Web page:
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How to Be Done with Agoraphobia and Panic Attacks

26 Aug

Question:

Hello, I suffer with Panic disorder and Agoraphobia, I am terrified of having a panic attack and of driving, bridges and being attacked when outside my home, I also am unable to sleep on my own for fear of panicking.

However last year my father was very ill, and we were told to come and say goodbye, as he only had a short time left.  I was unable to get to him or the funeral because of my fears and anxiety.  

I don't want this to happen again with my mum who is now in her eighties, as she lives a distance away and I don't want to live the rest of my life in fear, as, to be honest, it's only a existence, not a life, so I sought the help of a therapist and after many unsuccessful ones, I have found a gem who has helped me go outside for the first time in years.

However the panic does not seem to let go and she feels I have PTS due to the panic and a car crash I had many years ago. Prior to all this I bought you panic attack cd and although I adore your voice, the more I listened, the worse my anxiety became, until I gave up listening as I was scared I was going to have a full blown panic attack.

I would be very grateful if you could help me choose some CDs or products which will help me move forward in a very gentle way so my mind and body feel safe to do this.

Thank you, Belleruth, for taking the time to read my email, and I look forward to hearing your suggestions.

Linda

Dear Linda,

It’s great you didn’t give up and found a capable therapist you can trust and respond to.  That's a big deal.  A loud huzzah for you on that score!!

As for feeling panicky listening to the panic imagery – that’s understandable.  Sometimes our minds get a little perverse with us and start the worrying and nay-saying enough to co-opt even the most targeted technique.  That’s all that’s going on there.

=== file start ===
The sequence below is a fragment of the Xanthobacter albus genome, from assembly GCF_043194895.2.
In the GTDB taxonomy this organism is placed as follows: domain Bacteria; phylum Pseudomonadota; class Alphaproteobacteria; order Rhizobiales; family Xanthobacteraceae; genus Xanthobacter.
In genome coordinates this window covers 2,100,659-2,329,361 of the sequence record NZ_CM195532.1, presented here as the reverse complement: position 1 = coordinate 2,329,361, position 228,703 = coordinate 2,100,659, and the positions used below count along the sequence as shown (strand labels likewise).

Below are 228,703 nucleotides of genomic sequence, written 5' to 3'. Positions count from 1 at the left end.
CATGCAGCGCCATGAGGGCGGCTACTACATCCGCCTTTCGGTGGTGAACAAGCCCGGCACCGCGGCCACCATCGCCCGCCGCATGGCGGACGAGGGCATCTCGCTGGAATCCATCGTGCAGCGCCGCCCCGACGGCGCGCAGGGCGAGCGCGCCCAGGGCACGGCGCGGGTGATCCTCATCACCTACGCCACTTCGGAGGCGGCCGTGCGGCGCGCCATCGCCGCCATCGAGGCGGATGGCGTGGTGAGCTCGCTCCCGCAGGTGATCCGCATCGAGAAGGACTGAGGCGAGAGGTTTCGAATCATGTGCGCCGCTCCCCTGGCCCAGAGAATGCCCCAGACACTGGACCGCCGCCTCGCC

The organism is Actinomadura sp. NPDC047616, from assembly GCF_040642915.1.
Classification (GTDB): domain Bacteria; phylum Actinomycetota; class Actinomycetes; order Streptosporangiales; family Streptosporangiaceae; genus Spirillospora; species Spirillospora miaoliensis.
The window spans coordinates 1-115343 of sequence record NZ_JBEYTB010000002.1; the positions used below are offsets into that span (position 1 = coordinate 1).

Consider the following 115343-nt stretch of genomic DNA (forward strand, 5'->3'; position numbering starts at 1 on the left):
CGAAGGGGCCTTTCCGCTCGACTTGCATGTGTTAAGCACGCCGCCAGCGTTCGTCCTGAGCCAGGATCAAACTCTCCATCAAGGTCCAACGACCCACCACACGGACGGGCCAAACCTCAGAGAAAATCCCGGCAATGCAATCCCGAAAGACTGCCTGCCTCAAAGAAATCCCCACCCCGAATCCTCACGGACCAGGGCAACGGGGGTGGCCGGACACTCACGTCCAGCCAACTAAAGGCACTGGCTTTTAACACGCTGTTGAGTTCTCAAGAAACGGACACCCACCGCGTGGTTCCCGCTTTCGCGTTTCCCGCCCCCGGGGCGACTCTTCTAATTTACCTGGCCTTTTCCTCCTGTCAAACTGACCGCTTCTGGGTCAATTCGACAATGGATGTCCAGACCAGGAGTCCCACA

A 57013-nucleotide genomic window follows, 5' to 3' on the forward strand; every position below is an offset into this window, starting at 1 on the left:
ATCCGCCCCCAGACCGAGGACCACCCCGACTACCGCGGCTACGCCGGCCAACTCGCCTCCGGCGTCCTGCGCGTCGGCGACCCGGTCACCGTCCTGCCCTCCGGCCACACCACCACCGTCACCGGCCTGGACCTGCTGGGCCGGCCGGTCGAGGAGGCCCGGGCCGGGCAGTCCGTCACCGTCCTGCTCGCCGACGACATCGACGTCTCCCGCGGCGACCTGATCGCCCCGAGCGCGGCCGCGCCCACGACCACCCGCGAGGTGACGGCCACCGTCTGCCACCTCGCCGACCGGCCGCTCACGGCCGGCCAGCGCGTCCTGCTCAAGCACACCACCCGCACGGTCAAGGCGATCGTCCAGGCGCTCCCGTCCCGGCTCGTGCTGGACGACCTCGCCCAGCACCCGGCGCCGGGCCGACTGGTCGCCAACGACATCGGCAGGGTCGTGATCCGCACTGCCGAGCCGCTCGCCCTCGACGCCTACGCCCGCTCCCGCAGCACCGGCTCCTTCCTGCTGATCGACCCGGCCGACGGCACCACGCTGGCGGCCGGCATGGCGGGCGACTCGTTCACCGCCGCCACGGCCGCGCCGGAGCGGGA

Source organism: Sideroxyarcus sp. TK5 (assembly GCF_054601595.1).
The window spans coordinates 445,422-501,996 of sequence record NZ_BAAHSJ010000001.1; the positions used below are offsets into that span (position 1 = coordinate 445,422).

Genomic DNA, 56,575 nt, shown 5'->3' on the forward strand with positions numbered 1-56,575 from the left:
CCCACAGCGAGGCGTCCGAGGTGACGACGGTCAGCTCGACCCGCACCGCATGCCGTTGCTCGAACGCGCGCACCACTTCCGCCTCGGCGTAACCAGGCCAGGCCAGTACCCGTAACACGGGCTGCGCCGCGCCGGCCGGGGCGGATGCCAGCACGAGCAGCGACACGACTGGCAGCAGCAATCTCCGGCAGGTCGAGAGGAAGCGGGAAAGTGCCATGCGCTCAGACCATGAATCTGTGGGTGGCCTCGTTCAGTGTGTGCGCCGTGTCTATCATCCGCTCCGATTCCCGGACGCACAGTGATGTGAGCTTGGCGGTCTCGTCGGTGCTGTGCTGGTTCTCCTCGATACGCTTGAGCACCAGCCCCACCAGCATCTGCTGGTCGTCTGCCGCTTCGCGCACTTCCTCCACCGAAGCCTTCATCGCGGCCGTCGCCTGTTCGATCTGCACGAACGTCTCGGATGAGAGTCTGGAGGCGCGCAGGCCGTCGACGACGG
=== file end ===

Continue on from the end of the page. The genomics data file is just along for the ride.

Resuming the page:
We can try to stay ahead of that with other methods, and ones that occupy your mind enough to make it that much more difficult for it to do this to you.
    
I’m thinking that perhaps Mary Sise’s video, which teaches EFT-like techniques, could be just the ticket.  She has you tapping on acupoints, counting, affirming and doing all sorts of odd things.  That should occupy your mind pretty thoroughly while you can sneak in some benefit from her method.
 
Now, it may look pretty daffy to you – it does to me, too – but nobody has to watch you doing it, and it works for most people, so do we really care how peculiar it looks?  It just may be enough to occupy your mind enough to keep it from raining on your parade this time.
 
The affirmation you might want to use with her technique could be something like, “Even though I get frightened and panicky, I love and appreciate myself” or something along those lines. Something better may occur to you as you watch her using the technique on others suffering from anxiety and panic.
 
Good luck and let me know how it goes - and if this doesn't help, there are various combinations of other cognitive behavioral therapies, with or without medication, that could turn the tide for you. But you might as well start with Mary and see how that goes - it's the simplest, fastest and least expensive possibility.

All best,
BR

P.S. Your therapist may want to watch this with you.  It’s a useful and valuable technique for him or her to have as well – could help a lot of other patients, too.

Belleruth Naparstek

Psychotherapist, author and guided imagery pioneer Belleruth Naparstek is the creator of the popular Health Journeys guided imagery audio series. Her latest book on imagery and posttraumatic stress, Invisible Heroes: Survivors of Trauma and How They Heal (Bantam Dell), won the Spirituality & Health Top 50 Books Award